I think it's great that Political Science professors testify in Congress from time to time. This happens far to rarely in Germany! The quality of Stephen Walt's testimony on the future of the EU, however, is underwhelming.
He describes at length five well-known EU problems/facts and then presents three scenarios. His most likely scenario for the EU is to muddle through as in the past. How brilliant or surprising is that? He also warns of the scenario that the EU might gradually unravel. He describes an optimistic scenario for a reinvigorated EU, that he considers unlikely.
Foreign Policy magazine apparently feels the need to maximize profit with clickbait, so they use the headline "Does Europe Have a Future?" for Walt's article based on his testimony. Professor Walt seems to distance himself from this sensationalism by tweeting a clarification: "To be clear: Europe does have a future. But as I told Congress, just not a very bright one."
Five quick comments and questions:
1. Realists like Walt said much of the same stuff in 1990, in 2000, and in 2010 about the EU and NATO and both are still kicking and more important than ever.
2. Awesome, how he treats the members of Congress like I imagine he talks to his know-nothing Harvard freshmen. Just one example: "The geographic size, population, and economic resources of the member states are vastly different."
3. More importantly, what does it tell us about Congress, when they invite Stephen Walt, who is not an EU expert, to speak about the EU?
4. Did he ever get the chance to testify about US policy towards Israel, as he wrote a much discussed book about US-Israel relations ("The Israel Lobby") a few years ago, but not about the EU? (And ideally to testify as an expert. Not a testimonial for members of Congress to score political points by criticizing the book.)
5. I appreciate this criticism and consider it an important point to make to Congress aware of as they want Germany and the EU to take on more leadership in the world: "Every hour that Europe's leaders have spent trying to dig themselves out of this mess is an hour they could not devote to responding to China's rise, the upheavals in the Middle East, the Ukraine debacle, or any number of pressing domestic issues"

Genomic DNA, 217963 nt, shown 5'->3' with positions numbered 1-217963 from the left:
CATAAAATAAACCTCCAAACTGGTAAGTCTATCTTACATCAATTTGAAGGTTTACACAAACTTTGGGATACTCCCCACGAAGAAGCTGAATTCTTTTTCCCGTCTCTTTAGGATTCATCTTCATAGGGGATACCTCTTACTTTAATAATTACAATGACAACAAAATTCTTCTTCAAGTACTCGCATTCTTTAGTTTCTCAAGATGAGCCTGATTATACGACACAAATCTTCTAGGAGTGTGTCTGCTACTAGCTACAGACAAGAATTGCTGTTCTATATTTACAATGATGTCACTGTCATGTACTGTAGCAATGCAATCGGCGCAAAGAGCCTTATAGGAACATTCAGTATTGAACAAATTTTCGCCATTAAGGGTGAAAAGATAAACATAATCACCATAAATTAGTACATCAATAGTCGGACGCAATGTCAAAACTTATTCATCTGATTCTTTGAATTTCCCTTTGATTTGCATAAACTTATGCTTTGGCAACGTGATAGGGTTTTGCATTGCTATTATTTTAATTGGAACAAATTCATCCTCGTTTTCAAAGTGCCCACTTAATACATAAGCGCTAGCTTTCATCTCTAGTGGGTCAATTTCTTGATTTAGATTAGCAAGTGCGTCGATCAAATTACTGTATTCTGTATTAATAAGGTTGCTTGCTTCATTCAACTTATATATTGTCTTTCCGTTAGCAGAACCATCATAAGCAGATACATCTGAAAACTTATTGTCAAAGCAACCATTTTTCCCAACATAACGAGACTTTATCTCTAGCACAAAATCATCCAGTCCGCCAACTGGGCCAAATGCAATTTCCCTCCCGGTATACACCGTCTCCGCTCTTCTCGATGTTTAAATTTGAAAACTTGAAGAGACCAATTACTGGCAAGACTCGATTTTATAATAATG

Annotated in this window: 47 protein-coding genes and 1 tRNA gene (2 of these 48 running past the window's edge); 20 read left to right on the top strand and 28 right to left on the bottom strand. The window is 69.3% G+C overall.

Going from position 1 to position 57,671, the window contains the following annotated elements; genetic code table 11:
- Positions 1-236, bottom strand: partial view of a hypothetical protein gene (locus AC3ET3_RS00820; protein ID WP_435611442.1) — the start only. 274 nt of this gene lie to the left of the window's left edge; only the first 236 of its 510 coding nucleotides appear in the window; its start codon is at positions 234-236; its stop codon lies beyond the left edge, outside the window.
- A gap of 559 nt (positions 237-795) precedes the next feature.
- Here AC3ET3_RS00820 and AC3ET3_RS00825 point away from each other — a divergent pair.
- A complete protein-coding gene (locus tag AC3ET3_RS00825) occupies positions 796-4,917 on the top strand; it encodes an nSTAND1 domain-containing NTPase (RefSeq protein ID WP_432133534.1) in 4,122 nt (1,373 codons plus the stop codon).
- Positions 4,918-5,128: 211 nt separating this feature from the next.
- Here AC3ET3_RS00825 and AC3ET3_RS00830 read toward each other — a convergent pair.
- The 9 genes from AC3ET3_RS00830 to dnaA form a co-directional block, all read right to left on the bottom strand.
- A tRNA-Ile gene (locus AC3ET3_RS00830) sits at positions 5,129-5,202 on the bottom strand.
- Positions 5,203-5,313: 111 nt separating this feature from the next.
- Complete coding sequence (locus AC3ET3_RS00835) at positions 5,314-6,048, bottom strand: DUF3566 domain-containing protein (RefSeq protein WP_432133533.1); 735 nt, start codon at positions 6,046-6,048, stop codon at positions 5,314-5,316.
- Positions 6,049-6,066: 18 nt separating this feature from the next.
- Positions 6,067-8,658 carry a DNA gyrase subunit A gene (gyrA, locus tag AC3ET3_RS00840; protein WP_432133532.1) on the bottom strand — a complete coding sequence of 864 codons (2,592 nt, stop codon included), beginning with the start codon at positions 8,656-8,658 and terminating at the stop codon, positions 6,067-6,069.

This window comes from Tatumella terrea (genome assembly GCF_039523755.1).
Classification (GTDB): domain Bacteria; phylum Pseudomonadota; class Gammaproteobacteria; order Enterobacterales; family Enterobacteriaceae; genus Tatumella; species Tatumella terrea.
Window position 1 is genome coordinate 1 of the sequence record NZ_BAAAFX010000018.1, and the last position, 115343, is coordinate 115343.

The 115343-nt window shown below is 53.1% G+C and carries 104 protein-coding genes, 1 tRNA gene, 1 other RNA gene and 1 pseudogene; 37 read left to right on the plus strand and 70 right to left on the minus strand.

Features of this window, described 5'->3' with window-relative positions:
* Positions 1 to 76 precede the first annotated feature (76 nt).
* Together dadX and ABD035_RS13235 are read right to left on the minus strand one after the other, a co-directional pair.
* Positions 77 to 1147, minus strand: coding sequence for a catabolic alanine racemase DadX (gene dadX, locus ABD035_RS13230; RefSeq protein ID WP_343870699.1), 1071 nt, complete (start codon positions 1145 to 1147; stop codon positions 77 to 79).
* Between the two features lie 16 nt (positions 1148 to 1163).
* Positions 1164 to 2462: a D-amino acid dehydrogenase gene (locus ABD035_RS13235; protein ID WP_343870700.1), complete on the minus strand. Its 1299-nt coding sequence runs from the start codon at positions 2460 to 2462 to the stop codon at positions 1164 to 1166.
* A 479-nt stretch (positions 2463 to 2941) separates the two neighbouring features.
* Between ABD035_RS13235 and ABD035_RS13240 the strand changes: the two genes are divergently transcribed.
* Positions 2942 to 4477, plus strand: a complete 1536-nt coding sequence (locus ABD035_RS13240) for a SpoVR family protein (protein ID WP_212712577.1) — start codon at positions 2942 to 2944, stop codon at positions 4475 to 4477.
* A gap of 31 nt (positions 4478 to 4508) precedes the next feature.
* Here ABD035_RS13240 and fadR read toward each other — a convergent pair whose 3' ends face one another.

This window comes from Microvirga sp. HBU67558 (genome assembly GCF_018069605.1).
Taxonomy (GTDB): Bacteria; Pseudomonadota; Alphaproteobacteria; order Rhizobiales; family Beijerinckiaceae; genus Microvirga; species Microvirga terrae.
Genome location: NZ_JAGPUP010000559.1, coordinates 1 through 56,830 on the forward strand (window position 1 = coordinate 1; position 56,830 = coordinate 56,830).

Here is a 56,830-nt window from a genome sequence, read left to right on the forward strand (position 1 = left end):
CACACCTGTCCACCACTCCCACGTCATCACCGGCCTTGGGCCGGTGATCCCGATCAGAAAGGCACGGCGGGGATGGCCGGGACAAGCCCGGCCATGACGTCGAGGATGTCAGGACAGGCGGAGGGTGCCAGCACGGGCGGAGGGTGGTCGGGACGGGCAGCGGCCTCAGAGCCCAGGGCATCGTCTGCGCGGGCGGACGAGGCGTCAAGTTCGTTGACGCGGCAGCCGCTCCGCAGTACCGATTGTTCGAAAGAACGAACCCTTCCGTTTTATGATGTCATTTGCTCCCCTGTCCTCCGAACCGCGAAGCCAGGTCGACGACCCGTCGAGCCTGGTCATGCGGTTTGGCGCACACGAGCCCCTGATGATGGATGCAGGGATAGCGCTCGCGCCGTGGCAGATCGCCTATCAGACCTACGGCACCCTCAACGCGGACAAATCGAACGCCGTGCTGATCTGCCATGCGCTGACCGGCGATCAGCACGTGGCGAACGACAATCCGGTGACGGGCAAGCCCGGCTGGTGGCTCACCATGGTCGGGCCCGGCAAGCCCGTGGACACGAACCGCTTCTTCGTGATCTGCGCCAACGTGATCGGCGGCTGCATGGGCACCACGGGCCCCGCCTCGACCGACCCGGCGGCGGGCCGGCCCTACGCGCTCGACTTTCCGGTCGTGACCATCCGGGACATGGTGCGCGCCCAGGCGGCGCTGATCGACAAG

Yes, it's super frustrating and short sighted. Germany, especially Angela Merkel, is to blame for mistakes in austerity policy at the beginning of the Greek crisis and for muddling-through ever since. (It's "durchwursteln" in German. More about 'sausage' than 'mud'. Go figure!) She should have used her enourmous political capital to rally her party, her voters and her EU colleagues around a positive vision for the eurozone and some long-term strategy to reform the Greek economy and help them fix their political institutions.
But: Isn't the political drama about the Greece mess very roughly comparable to the political drama of Congress and the White House dealing with the debt ceiling and the government shutdown in 2013?
After months of debate, the fundamental problem has not been solved but politicians kicked the can down the road, just like the EU does. So many working hours and energy lost. Time and attention that could have been spent by American politicians, pundits, journalists to analyze, brainstorm and discuss policy on on Syria, China, Ukraine, and domestic issues like prison reform, gun control, mental health etc. Those three domestic issues also harm America's international reputation and soft power appeal. The EU seems to have a better track record than the US on those three domestic issues.
Many US pundits don't fully understand and accept the complexities of the Eurocrisis, just like I don't fully understand and accept why introducing affordable health care is such a huge thing.
Large parts of the US press don't sufficiently care about the EU to invest the time to understand the political problems for the Greece mess and its implications for other eurozone countries. They go for the easy way and blame Germany. Hardly any mention that many other eurozone countries wanted even tougher policies on Greece.
Just two examples: Also in Foreign Policy: "The Berlin Bulldozer and the Sack of Athens" and the Washington Post article from it Berlin bureau chief Anthony Faiola "Greece bailout revives image of the 'cruel German'"